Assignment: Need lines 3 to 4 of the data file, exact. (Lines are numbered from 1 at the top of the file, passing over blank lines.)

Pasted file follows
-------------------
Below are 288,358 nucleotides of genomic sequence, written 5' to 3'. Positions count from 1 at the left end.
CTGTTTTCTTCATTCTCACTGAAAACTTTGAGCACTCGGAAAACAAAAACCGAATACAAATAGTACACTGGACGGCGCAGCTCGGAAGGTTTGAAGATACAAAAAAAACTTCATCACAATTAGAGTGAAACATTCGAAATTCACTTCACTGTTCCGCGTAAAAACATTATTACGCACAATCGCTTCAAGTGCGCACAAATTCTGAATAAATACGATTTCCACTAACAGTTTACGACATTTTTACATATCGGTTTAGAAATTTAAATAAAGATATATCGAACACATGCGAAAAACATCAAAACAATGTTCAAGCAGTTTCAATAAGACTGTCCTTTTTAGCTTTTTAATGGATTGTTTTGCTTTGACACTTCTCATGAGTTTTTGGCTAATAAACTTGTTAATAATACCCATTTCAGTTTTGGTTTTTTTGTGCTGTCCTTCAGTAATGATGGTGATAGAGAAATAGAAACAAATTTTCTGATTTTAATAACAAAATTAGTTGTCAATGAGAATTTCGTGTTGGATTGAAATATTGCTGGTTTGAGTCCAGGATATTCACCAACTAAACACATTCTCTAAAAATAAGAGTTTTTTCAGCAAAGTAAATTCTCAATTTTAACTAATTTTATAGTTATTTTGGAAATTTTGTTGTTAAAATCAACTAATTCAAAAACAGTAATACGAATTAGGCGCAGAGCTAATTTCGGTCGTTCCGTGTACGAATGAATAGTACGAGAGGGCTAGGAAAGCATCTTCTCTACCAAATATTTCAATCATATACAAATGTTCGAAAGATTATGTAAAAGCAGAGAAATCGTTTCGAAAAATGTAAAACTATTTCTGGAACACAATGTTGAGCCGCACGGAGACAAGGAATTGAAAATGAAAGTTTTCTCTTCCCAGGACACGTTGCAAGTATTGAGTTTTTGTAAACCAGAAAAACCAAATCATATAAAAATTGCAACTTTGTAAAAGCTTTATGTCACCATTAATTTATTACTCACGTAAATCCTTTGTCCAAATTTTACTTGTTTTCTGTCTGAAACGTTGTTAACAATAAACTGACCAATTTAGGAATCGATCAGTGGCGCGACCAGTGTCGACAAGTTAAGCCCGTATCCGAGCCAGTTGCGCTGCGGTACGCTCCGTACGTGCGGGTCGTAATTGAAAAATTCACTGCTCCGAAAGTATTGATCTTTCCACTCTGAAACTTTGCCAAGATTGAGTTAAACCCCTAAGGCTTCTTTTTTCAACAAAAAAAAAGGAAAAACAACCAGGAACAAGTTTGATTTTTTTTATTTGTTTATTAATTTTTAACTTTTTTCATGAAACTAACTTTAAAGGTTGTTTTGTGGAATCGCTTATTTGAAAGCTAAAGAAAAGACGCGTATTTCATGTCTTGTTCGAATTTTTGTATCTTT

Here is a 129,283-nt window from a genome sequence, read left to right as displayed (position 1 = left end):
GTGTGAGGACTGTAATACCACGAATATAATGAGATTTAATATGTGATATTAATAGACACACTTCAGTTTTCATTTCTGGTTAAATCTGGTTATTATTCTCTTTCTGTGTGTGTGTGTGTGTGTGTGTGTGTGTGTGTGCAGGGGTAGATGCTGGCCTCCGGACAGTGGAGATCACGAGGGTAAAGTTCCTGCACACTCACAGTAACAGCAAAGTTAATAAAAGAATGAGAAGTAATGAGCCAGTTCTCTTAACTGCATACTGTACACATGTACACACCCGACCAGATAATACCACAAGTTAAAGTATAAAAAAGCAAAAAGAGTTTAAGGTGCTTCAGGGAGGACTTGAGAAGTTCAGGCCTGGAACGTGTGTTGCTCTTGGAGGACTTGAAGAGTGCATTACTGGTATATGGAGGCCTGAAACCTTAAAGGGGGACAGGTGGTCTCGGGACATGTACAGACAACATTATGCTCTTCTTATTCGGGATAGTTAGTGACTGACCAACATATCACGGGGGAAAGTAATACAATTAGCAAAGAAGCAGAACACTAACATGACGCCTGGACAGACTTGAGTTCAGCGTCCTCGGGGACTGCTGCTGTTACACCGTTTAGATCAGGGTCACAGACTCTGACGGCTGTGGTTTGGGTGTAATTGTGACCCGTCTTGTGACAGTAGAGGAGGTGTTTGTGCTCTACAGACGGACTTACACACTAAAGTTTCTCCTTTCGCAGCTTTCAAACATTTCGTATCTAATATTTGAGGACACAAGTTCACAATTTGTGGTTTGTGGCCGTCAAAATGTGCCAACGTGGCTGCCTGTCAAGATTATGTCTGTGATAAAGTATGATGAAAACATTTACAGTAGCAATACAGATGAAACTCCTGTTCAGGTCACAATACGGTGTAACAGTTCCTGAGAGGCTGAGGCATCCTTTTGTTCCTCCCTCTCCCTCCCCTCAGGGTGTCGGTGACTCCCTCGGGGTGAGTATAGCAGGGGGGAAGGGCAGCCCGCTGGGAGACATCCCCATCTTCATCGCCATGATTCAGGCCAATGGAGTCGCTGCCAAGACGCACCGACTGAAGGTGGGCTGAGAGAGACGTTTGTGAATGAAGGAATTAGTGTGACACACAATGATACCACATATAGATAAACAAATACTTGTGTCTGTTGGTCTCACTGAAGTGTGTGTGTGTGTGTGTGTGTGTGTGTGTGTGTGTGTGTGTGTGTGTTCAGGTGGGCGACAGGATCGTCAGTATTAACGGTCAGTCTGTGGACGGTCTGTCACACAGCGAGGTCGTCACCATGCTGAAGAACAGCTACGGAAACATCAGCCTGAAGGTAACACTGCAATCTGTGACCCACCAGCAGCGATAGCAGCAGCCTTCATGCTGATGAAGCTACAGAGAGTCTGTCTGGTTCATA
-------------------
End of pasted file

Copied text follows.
Here is a 129,283-nt window from a genome sequence, read left to right as displayed (position 1 = left end):
GTGTGAGGACTGTAATACCACGAATATAATGAGATTTAATATGTGATATTAATAGACACACTTCAGTTTTCATTTCTGGTTAAATCTGGTTATTATTCTCTTTCTGTGTGTGTGTGTGTGTGTGTGTGTGTGTGTGTGCAGGGGTAGATGCTGGCCTCCGGACAGTGGAGATCACGAGGGTAAAGTTCCTGCACACTCACAGTAACAGCAAAGTTAATAAAAGAATGAGAAGTAATGAGCCAGTTCTCTTAACTGCATACTGTACACATGTACACACCCGACCAGATAATACCACAAGTTAAAGTATAAAAAAGCAAAAAGAGTTTAAGGTGCTTCAGGGAGGACTTGAGAAGTTCAGGCCTGGAACGTGTGTTGCTCTTGGAGGACTTGAAGAGTGCATTACTGGTATATGGAGGCCTGAAACCTTAAAGGGGGACAGGTGGTCTCGGGACATGTACAGACAACATTATGCTCTTCTTATTCGGGATAGTTAGTGACTGACCAACATATCACGGGGGAAAGTAATACAATTAGCAAAGAAGCAGAACACTAACATGACGCCTGGACAGACTTGAGTTCAGCGTCCTCGGGGACTGCTGCTGTTACACCGTTTAGATCAGGGTCACAGACTCTGACGGCTGTGGTTTGGGTGTAATTGTGACCCGTCTTGTGACAGTAGAGGAGGTGTTTGTGCTCTACAGACGGACTTACACACTAAAGTTTCTCCTTTCGCAGCTTTCAAACATTTCGTATCTAATATTTGAGGACACAAGTTCACAATTTGTGGTTTGTGGCCGTCAAAATGTGCCAACGTGGCTGCCTGTCAAGATTATGTCTGTGATAAAGTATGATGAAAACATTTACAGTAGCAATACAGATGAAACTCCTGTTCAGGTCACAATACGGTGTAACAGTTCCTGAGAGGCTGAGGCATCCTTTTGTTCCTCCCTCTCCCTCCCCTCAGGGTGTCGGTGACTCCCTCGGGGTGAGTATAGCAGGGGGGAAGGGCAGCCCGCTGGGAGACATCCCCATCTTCATCGCCATGATTCAGGCCAATGGAGTCGCTGCCAAGACGCACCGACTGAAGGTGGGCTGAGAGAGACGTTTGTGAATGAAGGAATTAGTGTGACACACAATGATACCACATATAGATAAACAAATACTTGTGTCTGTTGGTCTCACTGAAGTGTGTGTGTGTGTGTGTGTGTGTGTGTGTGTGTGTGTGTGTGTGTGTTCAGGTGGGCGACAGGATCGTCAGTATTAACGGTCAGTCTGTGGACGGTCTGTCACACAGCGAGGTCGTCACCATGCTGAAGAACAGCTACGGAAACATCAGCCTGAAGGTAACACTGCAATCTGTGACCCACCAGCAGCGATAGCAGCAGCCTTCATGCTGATGAAGCTACAGAGAGTCTGTCTGGTTCATA